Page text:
Tomorrow I'm meeting the brother in Old Colorado City for Christmas shopping. Then I plan to bake Christmas cookies and go to to the library. I need to take back various books, including When a Crocodile Eats the Sun, by Peter Godwin. I just finished it today while I was working out and I would definitely recommend it. It's a memoir of Godwin's relationship with his father and his life in Rhodesia/Zimbabwe. Admittedly, I'm a little tired of memoirs about fathers and sons; however, there is more to the book than just that, and more to Godwin's father than just their tense relationship.
The book is, foremost, about identity. Godwin is a white African and he admits from the start that he's among one of the few groups in the world that garner the least sympathy, no matter what their situation. I did find it very hard to sympathize with him at first. He fought on the side of the white government in Rhodesia before independence, and then he just ... left, first for London and then for America. In the process, he abandoned his family and his life in Africa, a daughter in London, a law career, and then started a half-life in New York with a new girlfriend and new kids. But even then, with a new job as a freelance journalist, he couldn't stay put and traveled from Poland back to Africa for every publication he could find.
It's only later, as he begins to talk about the death of his sister in the war for independence that I can begin to feel anything for him. He grabs my attention further when his sense of self becomes even more muddled. It turns out that he's not just a white African (Rhodesian - now Zimbabwean)/Briton/New Yorker, but also a Jew. His taciturn father isn't who he claims to be (a stodgy, old Englishman), but is instead a Polish Jew whose mother and sister died in Treblinka. Godwin doesn't deal well with this revelation. This, of course, comes on top of the fact that his home (or the place he was born, at least) is falling into ruin.
The central conflict of the book -- beyond Godwin's search for identity -- is President Mugabe and his policies in Zimbabwe. Since independence (from Britain) in 1980, and under Mugabe's reign, Zimbabwe's economy has gone from one of Africa's strongest and most promising -- a "breadbasket country" -- to one of the world's weakest. There is runaway inflation (on scale with the Wiemar Rep.) and rampant corruption. But the real story is the "land reform."
Statistically, most of the arable land in Zimbabwe was owned and farmed by the white minority. Mugabe has, over the years, confiscated and the redistributed land mostly as favors, or to militias of "war vets" completely unprepared to work the land. Production on Zimbabwean farmland (and whether you approve or not, they were the second largest producer of tobacco in the world) has dropped to almost nothing as a result. Life expectancy in the country has fallen to 37 and 34 for men and women respectively, the lowest in the world, and over five and a half million people live in the country with HIV.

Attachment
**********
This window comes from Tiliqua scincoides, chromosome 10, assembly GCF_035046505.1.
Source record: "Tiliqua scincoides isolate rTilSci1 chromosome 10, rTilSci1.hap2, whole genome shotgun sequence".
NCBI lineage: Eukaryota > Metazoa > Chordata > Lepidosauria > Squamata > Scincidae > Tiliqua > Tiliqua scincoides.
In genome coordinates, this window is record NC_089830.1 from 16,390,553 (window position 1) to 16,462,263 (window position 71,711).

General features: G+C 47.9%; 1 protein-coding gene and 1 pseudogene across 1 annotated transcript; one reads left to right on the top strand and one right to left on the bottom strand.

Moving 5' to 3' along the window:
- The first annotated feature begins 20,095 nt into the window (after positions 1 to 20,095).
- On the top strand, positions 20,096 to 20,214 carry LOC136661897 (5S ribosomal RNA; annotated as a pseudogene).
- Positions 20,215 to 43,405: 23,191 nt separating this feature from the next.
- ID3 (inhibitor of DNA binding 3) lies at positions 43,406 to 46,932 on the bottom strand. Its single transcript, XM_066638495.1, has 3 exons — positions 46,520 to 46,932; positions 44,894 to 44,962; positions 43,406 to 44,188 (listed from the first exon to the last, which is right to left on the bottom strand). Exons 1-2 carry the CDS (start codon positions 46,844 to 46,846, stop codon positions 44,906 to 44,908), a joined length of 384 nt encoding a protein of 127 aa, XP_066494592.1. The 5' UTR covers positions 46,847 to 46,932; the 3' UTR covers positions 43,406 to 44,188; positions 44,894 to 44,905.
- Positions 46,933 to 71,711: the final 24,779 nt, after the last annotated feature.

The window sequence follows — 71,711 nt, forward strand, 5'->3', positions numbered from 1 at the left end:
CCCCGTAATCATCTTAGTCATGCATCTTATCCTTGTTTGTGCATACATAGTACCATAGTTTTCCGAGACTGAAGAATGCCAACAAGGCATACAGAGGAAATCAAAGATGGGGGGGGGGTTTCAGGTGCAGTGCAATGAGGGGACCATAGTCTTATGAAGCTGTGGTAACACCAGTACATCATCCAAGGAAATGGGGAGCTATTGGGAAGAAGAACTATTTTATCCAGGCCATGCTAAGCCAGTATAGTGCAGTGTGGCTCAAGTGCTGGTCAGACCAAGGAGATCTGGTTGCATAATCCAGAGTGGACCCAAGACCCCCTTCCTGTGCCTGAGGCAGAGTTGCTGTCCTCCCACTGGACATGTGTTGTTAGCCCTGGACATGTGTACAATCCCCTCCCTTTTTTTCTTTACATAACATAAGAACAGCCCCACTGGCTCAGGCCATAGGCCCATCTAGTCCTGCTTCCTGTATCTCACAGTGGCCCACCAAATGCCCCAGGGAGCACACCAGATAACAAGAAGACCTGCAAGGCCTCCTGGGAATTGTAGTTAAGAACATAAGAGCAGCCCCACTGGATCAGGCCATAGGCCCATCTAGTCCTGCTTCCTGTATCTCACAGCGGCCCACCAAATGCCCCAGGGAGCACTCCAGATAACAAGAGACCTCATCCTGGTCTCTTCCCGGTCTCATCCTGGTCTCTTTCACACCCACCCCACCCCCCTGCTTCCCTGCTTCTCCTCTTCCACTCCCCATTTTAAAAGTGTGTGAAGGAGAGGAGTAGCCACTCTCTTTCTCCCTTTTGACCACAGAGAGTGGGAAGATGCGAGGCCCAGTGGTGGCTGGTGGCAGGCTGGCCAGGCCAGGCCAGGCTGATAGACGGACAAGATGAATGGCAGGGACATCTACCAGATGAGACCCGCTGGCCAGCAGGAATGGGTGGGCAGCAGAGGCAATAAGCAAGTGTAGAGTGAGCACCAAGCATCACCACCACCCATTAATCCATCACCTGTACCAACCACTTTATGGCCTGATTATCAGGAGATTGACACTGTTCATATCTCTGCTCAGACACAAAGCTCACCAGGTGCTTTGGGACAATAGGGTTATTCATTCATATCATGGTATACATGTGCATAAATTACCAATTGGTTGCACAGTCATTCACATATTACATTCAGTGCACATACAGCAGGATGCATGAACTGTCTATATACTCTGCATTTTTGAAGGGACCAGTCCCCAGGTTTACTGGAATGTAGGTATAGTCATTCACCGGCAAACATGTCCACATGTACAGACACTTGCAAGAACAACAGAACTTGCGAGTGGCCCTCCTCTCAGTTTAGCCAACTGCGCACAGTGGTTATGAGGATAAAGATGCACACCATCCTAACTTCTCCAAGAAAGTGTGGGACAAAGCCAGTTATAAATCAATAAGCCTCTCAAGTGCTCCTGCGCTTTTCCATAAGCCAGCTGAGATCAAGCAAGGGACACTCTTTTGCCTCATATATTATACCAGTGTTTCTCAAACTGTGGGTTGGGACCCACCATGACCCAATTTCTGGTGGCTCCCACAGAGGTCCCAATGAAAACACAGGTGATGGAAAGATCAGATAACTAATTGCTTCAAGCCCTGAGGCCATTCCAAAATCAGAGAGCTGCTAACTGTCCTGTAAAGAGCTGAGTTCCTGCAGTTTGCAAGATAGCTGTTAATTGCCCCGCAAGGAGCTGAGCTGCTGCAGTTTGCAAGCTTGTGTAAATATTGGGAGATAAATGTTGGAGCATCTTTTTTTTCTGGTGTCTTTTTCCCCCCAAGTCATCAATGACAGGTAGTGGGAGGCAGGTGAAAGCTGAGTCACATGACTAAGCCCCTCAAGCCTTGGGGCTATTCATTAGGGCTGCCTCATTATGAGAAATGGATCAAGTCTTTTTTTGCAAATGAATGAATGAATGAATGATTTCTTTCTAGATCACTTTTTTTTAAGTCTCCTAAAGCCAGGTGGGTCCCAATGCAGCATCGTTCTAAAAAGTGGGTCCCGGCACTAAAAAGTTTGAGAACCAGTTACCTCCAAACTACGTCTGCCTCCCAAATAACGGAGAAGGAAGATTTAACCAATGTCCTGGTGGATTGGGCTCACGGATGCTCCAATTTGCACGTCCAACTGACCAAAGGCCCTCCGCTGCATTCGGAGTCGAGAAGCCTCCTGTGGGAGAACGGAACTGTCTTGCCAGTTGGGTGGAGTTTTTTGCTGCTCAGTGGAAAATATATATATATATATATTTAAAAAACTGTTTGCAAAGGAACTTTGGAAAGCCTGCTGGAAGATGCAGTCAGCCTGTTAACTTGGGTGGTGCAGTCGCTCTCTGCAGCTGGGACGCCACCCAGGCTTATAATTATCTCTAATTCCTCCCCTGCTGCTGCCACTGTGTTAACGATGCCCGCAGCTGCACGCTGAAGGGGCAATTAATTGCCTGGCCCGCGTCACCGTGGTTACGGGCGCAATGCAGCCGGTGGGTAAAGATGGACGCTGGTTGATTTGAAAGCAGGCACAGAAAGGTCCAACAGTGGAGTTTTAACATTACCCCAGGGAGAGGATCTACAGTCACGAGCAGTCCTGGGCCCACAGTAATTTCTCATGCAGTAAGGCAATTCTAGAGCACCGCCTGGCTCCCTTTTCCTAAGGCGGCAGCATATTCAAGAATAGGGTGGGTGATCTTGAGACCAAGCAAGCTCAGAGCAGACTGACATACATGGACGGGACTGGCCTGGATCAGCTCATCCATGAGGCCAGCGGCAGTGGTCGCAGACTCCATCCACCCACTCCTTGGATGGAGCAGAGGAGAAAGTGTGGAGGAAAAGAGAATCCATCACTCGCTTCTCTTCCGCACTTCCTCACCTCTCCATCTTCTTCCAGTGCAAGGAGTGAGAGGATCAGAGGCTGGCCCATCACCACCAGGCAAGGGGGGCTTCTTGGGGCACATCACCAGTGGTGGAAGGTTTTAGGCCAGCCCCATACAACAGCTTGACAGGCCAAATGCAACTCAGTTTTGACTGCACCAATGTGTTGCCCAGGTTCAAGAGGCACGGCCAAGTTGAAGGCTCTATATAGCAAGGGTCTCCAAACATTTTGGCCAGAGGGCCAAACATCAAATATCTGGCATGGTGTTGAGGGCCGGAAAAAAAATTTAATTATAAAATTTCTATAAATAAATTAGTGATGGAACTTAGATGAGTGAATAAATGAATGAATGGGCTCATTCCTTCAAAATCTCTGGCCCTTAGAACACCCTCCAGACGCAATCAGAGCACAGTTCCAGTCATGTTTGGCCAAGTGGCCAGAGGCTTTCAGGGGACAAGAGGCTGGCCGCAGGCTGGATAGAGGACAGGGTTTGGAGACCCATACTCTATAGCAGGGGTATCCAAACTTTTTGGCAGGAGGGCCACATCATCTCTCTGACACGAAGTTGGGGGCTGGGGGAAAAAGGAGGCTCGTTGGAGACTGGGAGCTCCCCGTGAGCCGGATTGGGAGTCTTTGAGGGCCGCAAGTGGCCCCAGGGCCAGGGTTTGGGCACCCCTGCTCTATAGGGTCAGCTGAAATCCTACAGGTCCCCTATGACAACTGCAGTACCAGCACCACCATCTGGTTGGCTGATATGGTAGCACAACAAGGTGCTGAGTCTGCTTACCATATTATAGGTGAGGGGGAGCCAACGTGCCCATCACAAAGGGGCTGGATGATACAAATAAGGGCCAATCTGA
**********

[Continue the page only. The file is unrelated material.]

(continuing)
Godwin, as a journalist, maintains his neutrality about all of this unless he's talking about his parents and their refusal to leave the country or the plight of the white farmers driven off of their land, beaten, and sometimes killed in the process. His father, the catalyst behind Godwin's desire to write the book, dies in Harare, devastating Godwin who is still struggling with getting to know who his father was. Even in death, his father remains elusive. This Polish/British/Zimbabwean dies as a -- wait for it -- Hindu. The situation in Harare is so dire that the Elder Godwin has to be cremated within a certain amount of time following his death or he will be buried in a mass grave.
There is no fuel anywhere in the city for the crematoriums to continue working.
The only place that can burn bodies is the Hindu temple and the only way they'll burn the body is if it's the body of a Hindu. No one in the Godwin family objects, and by this point in the memoir, with this last tragic twist, (for some reason) I finally feel connected to this family that there was no way I could relate to before. Still, the point Godwin makes at the beginning of the book sticks with me: it is hard to alter my viewpoint to feel for the white Africans. But that's what the books does, it challenges me to look at Africa differently and to look at a part of Africa that gets less press (if that's possible) than the rest of the continent.